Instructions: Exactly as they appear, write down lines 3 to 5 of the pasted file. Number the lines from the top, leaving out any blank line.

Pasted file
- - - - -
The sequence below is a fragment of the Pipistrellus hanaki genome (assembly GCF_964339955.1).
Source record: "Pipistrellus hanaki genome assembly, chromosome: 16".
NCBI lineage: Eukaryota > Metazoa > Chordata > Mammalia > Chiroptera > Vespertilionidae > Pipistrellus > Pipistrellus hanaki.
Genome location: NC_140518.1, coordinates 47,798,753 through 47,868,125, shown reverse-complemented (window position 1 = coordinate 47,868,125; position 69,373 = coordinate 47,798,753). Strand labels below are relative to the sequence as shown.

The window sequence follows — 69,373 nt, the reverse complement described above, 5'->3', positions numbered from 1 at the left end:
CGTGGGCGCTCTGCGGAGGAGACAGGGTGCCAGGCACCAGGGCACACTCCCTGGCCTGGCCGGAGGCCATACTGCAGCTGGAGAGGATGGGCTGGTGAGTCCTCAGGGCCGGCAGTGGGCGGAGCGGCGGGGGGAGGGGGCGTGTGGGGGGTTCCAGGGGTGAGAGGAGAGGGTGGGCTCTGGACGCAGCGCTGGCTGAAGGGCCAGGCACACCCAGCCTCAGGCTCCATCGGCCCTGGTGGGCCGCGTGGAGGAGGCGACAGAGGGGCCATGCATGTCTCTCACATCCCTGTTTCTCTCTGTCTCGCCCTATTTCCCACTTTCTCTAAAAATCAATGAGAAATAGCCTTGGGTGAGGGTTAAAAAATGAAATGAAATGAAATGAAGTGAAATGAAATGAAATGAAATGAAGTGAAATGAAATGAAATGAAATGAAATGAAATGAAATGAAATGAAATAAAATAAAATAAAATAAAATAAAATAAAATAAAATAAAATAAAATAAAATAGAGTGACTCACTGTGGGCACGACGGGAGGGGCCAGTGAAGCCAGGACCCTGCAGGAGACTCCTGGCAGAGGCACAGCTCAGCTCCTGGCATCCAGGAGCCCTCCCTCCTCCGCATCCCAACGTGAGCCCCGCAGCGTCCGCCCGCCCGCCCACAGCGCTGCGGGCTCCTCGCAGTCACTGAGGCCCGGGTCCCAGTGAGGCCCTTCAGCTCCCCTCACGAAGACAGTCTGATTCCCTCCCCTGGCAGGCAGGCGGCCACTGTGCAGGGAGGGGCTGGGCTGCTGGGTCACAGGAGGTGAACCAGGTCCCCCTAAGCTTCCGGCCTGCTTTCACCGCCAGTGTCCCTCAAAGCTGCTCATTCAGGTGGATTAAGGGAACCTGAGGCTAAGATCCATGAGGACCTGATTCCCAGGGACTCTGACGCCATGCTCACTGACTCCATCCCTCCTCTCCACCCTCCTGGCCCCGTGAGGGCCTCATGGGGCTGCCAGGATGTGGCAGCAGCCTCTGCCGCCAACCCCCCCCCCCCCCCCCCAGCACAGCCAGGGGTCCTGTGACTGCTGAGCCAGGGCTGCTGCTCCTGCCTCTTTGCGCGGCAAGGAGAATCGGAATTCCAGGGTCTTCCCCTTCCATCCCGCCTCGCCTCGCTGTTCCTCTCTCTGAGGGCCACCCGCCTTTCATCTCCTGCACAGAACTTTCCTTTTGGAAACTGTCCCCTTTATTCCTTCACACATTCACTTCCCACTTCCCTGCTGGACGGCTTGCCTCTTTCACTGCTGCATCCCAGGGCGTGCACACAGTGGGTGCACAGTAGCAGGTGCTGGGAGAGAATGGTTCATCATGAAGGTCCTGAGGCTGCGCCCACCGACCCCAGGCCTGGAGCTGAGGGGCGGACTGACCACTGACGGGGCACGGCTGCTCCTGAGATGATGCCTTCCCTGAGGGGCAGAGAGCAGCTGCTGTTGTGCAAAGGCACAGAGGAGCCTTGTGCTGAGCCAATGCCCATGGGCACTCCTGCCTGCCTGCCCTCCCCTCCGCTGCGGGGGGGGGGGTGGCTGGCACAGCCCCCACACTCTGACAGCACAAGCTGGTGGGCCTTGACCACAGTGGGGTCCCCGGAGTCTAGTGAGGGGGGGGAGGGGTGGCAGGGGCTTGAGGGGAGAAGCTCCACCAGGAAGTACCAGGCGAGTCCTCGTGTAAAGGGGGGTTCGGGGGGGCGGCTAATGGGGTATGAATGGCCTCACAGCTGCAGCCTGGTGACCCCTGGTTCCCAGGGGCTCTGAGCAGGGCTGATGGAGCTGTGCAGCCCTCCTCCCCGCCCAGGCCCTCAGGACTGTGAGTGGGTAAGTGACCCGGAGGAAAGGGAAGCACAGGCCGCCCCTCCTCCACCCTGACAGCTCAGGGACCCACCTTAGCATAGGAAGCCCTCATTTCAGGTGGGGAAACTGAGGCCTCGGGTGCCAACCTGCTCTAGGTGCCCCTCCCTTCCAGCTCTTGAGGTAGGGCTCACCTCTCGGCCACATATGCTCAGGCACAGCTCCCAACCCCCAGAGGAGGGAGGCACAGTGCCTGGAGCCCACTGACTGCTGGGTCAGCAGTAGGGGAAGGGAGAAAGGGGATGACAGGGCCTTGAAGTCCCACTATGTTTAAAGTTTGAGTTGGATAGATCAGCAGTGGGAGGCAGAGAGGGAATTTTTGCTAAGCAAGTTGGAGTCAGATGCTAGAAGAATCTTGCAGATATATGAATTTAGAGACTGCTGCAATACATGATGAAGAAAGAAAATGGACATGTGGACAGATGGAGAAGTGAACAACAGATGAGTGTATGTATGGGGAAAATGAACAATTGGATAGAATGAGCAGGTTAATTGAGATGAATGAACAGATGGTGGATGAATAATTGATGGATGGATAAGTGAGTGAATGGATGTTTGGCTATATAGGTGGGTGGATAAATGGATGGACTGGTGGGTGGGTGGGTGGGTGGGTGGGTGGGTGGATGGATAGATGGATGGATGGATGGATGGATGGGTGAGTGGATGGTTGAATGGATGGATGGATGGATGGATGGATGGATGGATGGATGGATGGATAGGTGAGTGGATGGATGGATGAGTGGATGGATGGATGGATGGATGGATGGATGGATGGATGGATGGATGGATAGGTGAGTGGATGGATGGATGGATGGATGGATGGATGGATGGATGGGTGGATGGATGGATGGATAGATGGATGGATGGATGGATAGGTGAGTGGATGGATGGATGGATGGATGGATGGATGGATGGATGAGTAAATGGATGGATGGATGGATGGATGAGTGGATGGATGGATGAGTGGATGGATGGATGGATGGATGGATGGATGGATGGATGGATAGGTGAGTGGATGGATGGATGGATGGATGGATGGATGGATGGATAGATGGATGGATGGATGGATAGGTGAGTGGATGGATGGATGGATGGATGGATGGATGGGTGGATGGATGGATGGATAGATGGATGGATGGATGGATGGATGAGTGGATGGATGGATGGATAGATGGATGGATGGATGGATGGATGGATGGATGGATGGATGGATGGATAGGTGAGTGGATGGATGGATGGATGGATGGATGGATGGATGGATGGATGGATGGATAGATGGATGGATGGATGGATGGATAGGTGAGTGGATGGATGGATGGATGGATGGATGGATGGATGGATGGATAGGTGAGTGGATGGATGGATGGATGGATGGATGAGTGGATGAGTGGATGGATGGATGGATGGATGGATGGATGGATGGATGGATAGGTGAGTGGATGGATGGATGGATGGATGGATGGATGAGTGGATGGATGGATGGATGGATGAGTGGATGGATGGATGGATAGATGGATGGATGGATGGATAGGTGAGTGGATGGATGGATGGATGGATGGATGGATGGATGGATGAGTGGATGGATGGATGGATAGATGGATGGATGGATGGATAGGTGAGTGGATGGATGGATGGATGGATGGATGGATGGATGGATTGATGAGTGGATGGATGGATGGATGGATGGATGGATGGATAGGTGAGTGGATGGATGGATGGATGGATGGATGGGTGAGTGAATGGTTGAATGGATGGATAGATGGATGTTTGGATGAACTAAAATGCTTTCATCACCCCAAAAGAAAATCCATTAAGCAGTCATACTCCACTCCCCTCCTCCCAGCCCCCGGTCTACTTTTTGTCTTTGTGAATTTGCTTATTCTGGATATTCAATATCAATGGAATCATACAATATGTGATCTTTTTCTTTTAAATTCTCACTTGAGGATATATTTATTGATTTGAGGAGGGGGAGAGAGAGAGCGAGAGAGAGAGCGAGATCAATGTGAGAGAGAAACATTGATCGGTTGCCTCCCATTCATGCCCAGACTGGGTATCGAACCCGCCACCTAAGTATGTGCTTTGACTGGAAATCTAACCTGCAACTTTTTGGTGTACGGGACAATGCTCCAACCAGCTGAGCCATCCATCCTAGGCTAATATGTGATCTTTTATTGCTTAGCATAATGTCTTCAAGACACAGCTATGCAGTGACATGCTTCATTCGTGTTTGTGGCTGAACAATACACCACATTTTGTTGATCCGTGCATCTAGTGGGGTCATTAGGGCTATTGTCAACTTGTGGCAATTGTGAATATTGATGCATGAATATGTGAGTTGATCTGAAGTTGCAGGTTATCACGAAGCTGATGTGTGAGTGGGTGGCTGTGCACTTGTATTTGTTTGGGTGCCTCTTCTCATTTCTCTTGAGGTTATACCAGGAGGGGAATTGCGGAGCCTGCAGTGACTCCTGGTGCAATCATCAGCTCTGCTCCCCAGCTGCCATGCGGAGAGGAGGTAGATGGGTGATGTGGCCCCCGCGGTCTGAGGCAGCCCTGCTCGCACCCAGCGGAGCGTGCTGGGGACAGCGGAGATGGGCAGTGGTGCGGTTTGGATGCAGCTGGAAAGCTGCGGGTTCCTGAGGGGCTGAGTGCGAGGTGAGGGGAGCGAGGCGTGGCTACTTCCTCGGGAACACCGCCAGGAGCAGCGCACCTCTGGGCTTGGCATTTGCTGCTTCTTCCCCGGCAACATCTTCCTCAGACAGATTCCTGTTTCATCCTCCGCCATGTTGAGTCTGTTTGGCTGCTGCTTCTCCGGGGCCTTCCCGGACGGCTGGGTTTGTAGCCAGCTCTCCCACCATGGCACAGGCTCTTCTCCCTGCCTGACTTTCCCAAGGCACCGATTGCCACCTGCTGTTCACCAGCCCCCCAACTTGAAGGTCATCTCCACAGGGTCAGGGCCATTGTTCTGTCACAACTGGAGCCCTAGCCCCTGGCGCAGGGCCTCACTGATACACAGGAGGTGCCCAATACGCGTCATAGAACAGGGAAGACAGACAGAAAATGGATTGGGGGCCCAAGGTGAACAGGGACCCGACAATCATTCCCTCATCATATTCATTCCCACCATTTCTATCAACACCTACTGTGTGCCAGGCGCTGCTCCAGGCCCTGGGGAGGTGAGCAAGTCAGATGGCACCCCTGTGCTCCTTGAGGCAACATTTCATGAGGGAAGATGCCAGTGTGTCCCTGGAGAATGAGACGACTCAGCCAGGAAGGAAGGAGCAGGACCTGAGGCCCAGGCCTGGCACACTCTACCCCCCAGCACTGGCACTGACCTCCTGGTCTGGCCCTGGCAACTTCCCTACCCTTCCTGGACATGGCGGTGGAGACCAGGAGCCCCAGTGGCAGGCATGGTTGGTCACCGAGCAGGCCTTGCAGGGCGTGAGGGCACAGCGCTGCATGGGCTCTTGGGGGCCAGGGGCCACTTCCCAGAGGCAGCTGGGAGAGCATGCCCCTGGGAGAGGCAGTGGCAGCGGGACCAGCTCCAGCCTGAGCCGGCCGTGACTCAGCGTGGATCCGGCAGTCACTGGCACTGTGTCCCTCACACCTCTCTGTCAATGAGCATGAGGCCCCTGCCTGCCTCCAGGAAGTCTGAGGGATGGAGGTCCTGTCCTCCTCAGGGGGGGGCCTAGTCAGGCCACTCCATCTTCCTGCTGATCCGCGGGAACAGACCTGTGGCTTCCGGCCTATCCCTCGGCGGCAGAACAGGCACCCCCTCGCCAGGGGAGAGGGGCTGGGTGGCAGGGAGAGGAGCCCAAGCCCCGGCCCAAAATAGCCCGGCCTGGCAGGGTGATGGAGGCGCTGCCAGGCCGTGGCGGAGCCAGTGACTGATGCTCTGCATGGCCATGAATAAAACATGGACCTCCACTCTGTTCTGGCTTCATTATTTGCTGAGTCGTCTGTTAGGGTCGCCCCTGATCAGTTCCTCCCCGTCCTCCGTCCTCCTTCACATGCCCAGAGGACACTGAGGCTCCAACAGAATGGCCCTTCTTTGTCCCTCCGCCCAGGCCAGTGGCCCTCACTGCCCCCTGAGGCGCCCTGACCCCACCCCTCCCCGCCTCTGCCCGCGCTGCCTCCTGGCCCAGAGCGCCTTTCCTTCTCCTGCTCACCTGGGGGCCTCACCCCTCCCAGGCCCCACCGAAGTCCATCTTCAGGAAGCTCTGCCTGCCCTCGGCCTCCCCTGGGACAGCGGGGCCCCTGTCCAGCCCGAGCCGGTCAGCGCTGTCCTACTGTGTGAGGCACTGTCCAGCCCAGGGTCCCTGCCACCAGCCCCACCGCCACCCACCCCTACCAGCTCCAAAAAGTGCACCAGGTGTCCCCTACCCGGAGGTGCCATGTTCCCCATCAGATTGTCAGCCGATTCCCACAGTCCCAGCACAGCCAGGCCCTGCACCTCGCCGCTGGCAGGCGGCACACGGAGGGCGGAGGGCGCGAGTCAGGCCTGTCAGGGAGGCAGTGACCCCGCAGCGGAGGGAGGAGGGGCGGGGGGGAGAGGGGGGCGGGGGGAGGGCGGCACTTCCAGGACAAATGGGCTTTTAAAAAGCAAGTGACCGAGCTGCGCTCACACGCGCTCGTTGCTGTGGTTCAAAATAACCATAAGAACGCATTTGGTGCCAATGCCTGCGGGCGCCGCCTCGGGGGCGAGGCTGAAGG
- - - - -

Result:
NCBI lineage: Eukaryota > Metazoa > Chordata > Mammalia > Chiroptera > Vespertilionidae > Pipistrellus > Pipistrellus hanaki.
Genome location: NC_140518.1, coordinates 47,798,753 through 47,868,125, shown reverse-complemented (window position 1 = coordinate 47,868,125; position 69,373 = coordinate 47,798,753). Strand labels below are relative to the sequence as shown.

The window sequence follows — 69,373 nt, the reverse complement described above, 5'->3', positions numbered from 1 at the left end: